Google found a bit of an untapped market with their cheap yet efficient line of Chromebook devices. They're essentially stripped down laptops with limited storage that keep users locked into Google's app ecosystem. Rather, users operate within Chrome the vast majority of the time, downloading and using apps obtained from the Google Play Store.
With most Chromebooks priced at $200 or less, it's not difficult to see why the devices have found a dedicated fanbase among writers, college students, educators and casual Internet users. Though Google has mostly operated without competition in this niche thus far, Microsoft is looking to change that.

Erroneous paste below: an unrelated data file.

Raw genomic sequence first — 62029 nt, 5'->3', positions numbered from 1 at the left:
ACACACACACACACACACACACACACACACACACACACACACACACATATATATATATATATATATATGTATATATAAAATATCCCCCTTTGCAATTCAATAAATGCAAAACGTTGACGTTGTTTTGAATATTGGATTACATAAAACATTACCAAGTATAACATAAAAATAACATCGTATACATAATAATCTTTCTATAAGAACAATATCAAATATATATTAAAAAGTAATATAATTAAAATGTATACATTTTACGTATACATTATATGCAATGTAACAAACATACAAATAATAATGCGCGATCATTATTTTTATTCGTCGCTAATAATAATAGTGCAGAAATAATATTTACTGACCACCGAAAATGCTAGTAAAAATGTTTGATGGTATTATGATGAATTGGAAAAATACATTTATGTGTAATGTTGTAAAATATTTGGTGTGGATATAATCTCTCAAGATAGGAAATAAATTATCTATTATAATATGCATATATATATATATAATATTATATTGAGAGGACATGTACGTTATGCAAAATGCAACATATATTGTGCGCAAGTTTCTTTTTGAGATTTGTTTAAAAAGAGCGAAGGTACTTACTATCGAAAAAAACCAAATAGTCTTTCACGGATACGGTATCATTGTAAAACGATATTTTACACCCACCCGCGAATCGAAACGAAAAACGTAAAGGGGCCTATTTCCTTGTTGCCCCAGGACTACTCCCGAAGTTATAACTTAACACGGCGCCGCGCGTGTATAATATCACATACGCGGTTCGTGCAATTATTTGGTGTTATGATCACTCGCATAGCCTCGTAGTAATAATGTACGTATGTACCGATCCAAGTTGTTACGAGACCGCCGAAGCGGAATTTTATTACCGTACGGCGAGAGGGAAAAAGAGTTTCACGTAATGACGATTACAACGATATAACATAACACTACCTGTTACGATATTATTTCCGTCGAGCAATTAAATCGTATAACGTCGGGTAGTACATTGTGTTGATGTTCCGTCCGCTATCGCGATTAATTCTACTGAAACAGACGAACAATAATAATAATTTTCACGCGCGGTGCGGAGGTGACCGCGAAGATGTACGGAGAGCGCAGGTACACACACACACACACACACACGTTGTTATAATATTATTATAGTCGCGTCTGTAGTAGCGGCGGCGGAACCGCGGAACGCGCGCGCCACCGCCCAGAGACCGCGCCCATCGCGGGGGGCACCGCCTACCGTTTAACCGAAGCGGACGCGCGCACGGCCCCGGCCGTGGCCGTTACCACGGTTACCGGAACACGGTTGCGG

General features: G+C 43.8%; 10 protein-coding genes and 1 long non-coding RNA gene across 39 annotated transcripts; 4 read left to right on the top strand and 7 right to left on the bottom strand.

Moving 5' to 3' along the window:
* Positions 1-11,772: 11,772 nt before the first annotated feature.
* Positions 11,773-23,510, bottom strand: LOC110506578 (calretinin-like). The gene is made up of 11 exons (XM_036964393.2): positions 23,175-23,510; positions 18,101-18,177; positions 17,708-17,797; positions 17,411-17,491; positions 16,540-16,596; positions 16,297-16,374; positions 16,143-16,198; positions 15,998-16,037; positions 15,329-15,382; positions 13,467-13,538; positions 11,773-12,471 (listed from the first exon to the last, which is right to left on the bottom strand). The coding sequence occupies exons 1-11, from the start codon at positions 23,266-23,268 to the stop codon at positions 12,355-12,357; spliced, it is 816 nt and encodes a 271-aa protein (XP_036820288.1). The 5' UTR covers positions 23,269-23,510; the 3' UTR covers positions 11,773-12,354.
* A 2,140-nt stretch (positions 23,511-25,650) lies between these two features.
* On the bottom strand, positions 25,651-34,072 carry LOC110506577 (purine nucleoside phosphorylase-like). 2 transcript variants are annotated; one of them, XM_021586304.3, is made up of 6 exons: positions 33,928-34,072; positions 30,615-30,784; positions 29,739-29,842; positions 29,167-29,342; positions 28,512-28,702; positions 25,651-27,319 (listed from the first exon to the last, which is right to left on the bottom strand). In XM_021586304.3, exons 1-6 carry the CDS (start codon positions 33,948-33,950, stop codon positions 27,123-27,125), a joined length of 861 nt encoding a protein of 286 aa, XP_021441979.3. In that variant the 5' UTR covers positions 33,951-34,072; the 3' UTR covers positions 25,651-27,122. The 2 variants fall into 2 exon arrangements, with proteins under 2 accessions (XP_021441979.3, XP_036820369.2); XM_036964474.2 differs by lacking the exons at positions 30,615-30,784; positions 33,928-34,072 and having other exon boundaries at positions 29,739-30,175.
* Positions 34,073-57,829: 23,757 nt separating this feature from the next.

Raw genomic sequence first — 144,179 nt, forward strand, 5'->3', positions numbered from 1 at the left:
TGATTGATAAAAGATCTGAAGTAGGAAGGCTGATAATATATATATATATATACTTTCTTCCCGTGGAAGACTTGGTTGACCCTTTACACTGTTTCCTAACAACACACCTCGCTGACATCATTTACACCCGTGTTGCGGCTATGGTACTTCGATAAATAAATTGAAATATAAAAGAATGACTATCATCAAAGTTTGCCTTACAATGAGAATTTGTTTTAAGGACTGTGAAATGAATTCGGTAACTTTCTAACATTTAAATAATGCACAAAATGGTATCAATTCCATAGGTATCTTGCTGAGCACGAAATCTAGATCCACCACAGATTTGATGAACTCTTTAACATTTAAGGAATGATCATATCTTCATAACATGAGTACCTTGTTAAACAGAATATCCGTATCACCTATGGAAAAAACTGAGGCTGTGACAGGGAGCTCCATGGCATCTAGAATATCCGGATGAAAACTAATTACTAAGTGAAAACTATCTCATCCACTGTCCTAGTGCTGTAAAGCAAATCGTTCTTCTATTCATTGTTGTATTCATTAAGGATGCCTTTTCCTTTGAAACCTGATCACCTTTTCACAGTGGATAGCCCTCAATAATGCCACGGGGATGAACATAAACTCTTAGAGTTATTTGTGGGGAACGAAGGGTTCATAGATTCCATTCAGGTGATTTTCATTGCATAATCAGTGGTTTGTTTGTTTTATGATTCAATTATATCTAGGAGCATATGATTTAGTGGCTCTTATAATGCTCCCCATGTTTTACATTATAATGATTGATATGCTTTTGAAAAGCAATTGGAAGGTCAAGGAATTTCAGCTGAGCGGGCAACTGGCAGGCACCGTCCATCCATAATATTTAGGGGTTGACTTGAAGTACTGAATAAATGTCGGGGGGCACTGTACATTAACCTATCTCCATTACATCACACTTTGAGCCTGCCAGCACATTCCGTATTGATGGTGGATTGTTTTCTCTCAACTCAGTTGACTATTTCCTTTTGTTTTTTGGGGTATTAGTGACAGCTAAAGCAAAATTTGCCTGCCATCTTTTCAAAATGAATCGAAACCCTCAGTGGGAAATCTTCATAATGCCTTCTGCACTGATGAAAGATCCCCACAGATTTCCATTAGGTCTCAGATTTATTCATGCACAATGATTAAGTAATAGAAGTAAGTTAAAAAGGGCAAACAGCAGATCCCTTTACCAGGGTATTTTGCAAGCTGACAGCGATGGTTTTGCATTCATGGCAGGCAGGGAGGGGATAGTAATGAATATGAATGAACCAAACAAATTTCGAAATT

The software giant has unveiled a number of education-focused laptops at the Bett education show in London. One of these devices is the $189 Lenovo 100E which will include an Intel Apollo Lake Celeron CPU. In addition to the 100E, Microsoft says manufacturing partner JP will release two cheap laptop models of their own including the Classmate Leap T303 ($199) and the Trigono V401 ($299).
Some of these devices will run full versions of Windows 10 while others will ship with Windows 10 S. The latter restricts users to using apps downloaded or purchased from the Microsoft Store, much like a Chromebook does with the Google Play Store.
As interesting as these devices sound, it's unclear when you'll be able to get your hands on one as Microsoft and their partners haven't announced any release dates just yet.